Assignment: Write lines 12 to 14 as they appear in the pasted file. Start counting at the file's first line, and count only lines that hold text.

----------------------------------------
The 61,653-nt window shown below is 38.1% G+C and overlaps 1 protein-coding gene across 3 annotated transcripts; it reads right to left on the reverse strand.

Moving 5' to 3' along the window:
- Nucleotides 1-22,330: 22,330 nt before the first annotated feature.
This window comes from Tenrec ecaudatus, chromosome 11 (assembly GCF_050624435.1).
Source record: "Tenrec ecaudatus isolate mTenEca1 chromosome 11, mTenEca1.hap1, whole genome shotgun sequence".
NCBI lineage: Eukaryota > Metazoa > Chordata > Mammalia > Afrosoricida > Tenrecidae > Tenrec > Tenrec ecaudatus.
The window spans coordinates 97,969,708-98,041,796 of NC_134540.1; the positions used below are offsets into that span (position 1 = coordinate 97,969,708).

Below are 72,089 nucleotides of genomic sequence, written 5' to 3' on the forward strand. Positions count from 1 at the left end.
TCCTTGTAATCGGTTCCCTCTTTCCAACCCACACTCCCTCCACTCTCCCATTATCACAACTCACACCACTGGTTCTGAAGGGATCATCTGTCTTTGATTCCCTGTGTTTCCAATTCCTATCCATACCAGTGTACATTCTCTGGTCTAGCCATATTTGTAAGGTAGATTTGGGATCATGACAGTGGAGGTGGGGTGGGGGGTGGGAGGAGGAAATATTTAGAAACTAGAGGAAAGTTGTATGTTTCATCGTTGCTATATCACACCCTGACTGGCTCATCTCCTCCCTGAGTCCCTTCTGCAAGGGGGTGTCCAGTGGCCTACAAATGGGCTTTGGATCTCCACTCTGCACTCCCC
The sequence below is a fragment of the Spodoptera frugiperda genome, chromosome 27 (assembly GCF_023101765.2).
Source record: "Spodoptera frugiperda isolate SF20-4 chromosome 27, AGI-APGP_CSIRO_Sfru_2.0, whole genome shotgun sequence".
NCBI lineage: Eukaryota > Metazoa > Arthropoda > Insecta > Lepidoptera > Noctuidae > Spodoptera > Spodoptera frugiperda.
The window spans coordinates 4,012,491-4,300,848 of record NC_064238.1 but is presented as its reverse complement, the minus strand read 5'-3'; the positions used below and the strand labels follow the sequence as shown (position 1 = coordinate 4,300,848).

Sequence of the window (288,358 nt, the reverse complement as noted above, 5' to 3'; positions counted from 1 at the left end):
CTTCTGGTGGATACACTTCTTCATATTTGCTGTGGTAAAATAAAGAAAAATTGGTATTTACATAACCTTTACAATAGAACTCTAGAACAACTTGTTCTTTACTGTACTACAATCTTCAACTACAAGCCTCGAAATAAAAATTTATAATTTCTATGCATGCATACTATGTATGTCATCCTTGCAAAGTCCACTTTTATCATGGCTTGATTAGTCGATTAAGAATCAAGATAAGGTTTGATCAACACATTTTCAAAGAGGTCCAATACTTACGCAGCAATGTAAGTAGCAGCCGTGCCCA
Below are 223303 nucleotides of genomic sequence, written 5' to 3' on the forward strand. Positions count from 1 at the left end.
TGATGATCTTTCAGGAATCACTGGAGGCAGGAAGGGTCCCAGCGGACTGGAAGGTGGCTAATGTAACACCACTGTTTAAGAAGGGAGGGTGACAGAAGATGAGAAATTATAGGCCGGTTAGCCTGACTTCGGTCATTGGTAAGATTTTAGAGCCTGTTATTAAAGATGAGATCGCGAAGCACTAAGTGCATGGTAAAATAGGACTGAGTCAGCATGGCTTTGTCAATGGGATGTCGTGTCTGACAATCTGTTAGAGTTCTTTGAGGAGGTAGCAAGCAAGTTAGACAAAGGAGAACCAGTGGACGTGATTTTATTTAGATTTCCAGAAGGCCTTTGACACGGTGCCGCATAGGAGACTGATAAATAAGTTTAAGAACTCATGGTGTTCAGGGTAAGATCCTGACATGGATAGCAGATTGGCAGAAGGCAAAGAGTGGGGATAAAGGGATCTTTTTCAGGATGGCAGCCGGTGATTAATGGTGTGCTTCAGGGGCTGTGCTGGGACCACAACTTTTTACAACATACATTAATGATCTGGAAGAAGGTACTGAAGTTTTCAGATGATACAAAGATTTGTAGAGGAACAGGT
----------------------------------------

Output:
NCBI lineage: Eukaryota > Metazoa > Arthropoda > Insecta > Lepidoptera > Noctuidae > Spodoptera > Spodoptera frugiperda.
The window spans coordinates 4,012,491-4,300,848 of record NC_064238.1 but is presented as its reverse complement, the minus strand read 5'-3'; the positions used below and the strand labels follow the sequence as shown (position 1 = coordinate 4,300,848).

Sequence of the window (288,358 nt, the reverse complement as noted above, 5' to 3'; positions counted from 1 at the left end):